Here's the trouble. We have about eight new beds ready for planting tomorrow, and at least twenty beds worth of plants ready to get in the ground in the next week. The cover crop in the Final Frontier field-- the next hope for making plantable beds-- was a jungle of tangled peas, vetch, and rye grass just a few days ago. It's now desiccating atop a rock-hard plate of dry soil, and all its nitrogen will continue rapidly escaping back into the atmosphere until we can till. We can't till until we irrigate to get the right moisture level, and then there's a couple days' window to incorporate the organic matter before the soil's too dry again. We missed the window in one section already, and we need to keep the process in motion-- while keeping everything else on the farm watered with a limited number of irrigation lines-- until all that crop is mixed underground. And even then, we wait. One to two weeks for the crop to decompose enough to make fine beds. Hours and days while harvest takes priority, training new volunteers draws us away from the tractor, and broken sprinkler heads foil our plans to irrigate on time. We'll get there, but it'll be close.
Agronomy, according to the Internet, is the science of soil management and the production of field crops. It's a fancy word for farming.
I don't often need to have my head deep in the agronomy of the farm. Ted does the planning, the mapping, the problem-solving. It's a relief to be able to understand what's going on, and to let it go. Not my responsibility to figure it out. I spend more of my mental energy on people and food than on agronomy: how to train everyone, keep projects rolling, motivate and inspire. How to manage the harvests, prepare each crop for market, make sure nothing goes to waste.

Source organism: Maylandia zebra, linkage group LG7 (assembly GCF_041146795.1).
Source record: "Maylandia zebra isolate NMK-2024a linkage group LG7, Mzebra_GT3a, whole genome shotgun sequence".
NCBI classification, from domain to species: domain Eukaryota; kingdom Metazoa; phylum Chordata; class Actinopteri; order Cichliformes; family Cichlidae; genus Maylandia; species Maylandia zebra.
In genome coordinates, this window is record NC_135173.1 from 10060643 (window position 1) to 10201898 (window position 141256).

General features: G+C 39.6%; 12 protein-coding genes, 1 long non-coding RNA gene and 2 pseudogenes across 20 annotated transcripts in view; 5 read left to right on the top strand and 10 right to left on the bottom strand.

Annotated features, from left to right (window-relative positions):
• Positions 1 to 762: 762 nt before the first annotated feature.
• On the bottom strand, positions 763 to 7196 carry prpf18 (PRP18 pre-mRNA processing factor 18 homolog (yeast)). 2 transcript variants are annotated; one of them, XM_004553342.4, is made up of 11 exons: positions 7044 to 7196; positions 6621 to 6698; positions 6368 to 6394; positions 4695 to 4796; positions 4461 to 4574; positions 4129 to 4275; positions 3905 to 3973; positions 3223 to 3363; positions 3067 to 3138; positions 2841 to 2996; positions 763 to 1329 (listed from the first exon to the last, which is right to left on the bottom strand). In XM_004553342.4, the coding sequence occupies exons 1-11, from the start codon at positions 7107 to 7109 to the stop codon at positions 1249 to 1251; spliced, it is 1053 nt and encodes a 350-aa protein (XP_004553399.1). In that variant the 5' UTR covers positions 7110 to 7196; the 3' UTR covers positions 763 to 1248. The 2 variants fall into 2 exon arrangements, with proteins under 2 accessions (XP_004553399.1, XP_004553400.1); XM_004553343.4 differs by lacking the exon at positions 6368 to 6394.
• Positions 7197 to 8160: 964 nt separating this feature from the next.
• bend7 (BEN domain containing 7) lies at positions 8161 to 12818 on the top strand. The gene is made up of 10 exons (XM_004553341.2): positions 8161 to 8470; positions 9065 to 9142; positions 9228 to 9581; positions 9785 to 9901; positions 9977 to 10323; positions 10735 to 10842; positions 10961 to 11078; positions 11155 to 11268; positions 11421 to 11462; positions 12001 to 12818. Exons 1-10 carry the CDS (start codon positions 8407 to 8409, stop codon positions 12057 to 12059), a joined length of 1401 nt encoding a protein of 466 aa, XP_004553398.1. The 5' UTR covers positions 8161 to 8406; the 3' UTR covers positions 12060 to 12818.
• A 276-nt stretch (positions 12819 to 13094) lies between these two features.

But luckily, agronomy sneaks in. My grasp of the seasonal cycles of crops and succession plantings is better than years past. This season I can anticipate how quickly weeds will grow, keep track of where they'll sprout next, know how moist the soil needs to be to effectively uproot them. I'm seeing how quickly soil dries out in 14 hours of sunshine, what plants decompose the fastest once they're mixed under, and how helping plants grow unchecked prevents pests and diseases from overtaking them. Sometimes it happens intentionally, when I research a bug or nutrient or botanical term. Mostly though, it happens unintentionally, every day, as I walk and look around the farm, talk about the plan with Ted, hear questions and observations from volunteers and interns. Slower that way, but it seems like the right pace to really stick. So maybe when I'm sixty four and wondering when to dig under my field peas, I'll remember how I heard that the nitrogen increases as the plants age, but also how the long older vines get stuck in the tiller, and end up finding my own happy medium between what my head knows and what my hands have experienced.